Part 5 of the essay series Research and Knowledge Accumulation

Euclid vs. Galileo vs. Freud

Some thinkers’ ideas are refined and built on for decades, centuries, or millennia. Other thinkers’ ideas are explored but then abandoned.

Euclid and Galileo are examples of the former. Euclid’s Elements in 300 BC presented a framework for what came to be known as Euclidean geometry. Mathematicians built on this for over two thousand years and are still studying it now. Galileo in 1609 AD used a handheld telescope to make surprising observations about the moon, Venus, Jupiter, and Saturn. …


Part 4 of the essay series Research and Knowledge Accumulation

Towards accumulation

Left to itself, knowledge naturally decays. Yet we see many cases around us where researchers make discoveries and knowledge accumulates. What allows knowledge to accumulate in these cases?

In this essay, we will introduce the idea of an intellectual Schelling point. This will help us to understand the phenomenon of knowledge accumulation and more about when knowledge does and does not accumulate.

Intellectual common ground

For knowledge to accumulate among researchers, those researchers must have enough common ground. When you have enough intellectual common ground, you can share…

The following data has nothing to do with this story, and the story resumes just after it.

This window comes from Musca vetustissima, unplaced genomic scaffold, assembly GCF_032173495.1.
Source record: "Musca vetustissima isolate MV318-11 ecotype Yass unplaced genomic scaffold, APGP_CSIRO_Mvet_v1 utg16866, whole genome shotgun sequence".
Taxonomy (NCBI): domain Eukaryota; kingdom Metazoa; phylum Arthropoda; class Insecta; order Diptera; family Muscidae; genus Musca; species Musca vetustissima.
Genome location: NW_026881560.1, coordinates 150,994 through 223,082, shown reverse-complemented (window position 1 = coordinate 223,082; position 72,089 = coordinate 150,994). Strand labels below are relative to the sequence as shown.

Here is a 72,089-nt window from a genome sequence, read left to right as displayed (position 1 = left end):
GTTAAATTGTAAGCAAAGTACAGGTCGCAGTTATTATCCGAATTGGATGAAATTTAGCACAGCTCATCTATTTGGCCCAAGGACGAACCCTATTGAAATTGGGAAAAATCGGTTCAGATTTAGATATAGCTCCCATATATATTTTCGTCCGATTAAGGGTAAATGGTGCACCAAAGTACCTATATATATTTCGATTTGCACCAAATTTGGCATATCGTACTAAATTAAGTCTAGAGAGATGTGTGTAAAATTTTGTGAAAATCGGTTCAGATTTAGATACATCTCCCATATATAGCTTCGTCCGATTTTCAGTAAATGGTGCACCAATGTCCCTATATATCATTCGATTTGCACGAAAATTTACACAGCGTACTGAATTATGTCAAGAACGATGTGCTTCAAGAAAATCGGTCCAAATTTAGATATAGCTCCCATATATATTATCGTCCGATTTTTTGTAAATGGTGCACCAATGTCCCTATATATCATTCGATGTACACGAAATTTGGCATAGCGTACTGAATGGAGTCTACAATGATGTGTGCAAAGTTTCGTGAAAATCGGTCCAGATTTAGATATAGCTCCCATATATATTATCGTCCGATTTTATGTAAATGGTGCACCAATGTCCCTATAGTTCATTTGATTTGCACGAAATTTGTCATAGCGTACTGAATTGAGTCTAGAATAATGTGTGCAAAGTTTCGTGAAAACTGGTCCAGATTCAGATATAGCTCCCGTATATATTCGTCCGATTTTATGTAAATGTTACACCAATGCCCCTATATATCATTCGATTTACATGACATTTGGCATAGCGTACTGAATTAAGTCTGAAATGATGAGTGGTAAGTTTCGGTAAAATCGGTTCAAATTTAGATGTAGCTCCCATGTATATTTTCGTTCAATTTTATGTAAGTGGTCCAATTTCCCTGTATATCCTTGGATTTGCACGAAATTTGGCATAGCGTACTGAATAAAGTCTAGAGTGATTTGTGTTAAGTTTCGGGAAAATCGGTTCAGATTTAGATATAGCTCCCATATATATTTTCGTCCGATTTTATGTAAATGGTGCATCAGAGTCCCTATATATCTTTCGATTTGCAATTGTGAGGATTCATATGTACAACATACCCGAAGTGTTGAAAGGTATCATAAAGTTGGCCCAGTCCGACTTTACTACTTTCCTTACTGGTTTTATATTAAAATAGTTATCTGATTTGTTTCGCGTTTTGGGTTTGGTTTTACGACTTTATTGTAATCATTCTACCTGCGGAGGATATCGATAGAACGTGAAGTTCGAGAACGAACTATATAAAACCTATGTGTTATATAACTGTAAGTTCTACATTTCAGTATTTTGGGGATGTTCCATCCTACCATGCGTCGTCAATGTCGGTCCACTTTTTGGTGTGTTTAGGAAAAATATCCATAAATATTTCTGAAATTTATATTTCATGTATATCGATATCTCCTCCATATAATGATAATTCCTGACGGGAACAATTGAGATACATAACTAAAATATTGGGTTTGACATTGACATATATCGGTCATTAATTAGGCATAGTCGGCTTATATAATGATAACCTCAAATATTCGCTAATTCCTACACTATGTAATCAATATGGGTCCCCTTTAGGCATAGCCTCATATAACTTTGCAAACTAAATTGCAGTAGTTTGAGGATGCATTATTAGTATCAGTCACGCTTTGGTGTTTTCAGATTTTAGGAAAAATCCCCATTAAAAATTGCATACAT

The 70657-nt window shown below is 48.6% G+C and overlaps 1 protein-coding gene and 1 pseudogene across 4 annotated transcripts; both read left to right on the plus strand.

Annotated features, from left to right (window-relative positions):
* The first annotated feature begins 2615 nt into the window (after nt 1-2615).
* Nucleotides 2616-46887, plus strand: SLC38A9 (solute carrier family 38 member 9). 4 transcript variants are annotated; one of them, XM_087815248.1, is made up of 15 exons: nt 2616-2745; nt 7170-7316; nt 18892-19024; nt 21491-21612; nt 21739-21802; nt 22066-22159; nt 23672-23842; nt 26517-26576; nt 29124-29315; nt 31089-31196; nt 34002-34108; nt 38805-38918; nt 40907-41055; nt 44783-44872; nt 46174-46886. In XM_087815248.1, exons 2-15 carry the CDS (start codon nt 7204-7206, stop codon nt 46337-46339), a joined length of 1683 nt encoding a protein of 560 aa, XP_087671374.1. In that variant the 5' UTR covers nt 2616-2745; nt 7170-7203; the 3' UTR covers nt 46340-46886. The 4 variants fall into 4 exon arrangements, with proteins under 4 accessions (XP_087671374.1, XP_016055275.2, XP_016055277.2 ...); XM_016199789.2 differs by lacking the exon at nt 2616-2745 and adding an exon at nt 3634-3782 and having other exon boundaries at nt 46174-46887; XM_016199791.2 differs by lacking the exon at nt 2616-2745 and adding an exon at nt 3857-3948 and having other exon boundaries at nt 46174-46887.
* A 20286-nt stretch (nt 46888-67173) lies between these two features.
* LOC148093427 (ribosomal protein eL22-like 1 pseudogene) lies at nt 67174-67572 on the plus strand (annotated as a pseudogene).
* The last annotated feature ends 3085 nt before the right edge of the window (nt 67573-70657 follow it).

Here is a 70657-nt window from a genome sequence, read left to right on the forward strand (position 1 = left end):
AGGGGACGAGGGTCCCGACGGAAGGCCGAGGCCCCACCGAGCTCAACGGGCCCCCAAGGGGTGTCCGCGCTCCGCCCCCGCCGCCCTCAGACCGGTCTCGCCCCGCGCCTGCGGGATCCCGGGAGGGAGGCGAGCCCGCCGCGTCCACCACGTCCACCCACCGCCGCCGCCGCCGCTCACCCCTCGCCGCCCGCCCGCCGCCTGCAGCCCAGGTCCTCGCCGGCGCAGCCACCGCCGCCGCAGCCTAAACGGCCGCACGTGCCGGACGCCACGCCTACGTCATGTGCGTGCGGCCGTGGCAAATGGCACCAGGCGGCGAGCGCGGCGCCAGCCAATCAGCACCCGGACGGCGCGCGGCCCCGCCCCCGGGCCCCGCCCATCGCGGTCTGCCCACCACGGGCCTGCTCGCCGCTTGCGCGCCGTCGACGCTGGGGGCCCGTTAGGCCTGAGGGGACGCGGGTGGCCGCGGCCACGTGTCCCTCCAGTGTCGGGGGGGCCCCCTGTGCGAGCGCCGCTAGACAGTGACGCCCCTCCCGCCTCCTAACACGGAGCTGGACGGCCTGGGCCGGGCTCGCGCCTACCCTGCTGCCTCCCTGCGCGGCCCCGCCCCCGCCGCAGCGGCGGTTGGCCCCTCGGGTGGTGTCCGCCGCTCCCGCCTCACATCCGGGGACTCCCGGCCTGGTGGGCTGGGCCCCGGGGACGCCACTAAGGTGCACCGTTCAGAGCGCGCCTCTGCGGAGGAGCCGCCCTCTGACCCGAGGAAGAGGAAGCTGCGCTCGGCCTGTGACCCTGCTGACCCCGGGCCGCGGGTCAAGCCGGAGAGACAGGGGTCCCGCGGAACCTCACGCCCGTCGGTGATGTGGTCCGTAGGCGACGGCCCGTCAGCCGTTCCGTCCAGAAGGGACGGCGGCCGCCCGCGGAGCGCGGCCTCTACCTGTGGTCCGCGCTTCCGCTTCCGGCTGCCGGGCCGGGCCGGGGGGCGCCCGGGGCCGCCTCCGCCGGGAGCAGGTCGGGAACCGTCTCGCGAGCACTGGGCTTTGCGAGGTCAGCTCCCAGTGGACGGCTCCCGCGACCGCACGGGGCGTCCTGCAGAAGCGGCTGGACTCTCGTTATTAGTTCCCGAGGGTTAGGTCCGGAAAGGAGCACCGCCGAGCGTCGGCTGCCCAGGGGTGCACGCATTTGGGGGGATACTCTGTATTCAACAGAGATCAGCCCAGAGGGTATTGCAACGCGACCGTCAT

Part 3 of the essay series Research and Knowledge Accumulation

The Rocketdyne F-1 engine (Photo by Daniel Mennerich)

Preserving knowledge

It is easy to believe that knowledge accumulates automatically. We see many instances of knowledge accumulation — in math and physics, on Wikipedia and the internet, in our own lives as we learn things and teach things to others.

However, knowledge accumulation is not automatic.

To see this, we can think about cases of lost knowledge — or cases where knowledge would have been lost, had we not worked very hard to preserve it. …


Part 2 of the essay series Research and Knowledge Accumulation

Finding a way in

In my previous essay, I proposed that the idea of knowledge accumulation was a key missing concept in our understanding of research.

How knowledge accumulation works is itself an entire topic — hence this essay series. A good way in is to start with a nearby concept, the concept of research productivity.

Researchers are doing research. What determines how productive they are? What determines the total research output of the system? …


Part 1 of the essay series Research and Knowledge Accumulation

The Long Room in the Old Library, Library of Trinity College Dublin

Mountains of research

Our society is spending an enormous amount of money and effort on research. Here is a graph of PhDs granted, money spent, and papers published over the last hundred years:

Geoff Anders

Philosopher, research program designer.

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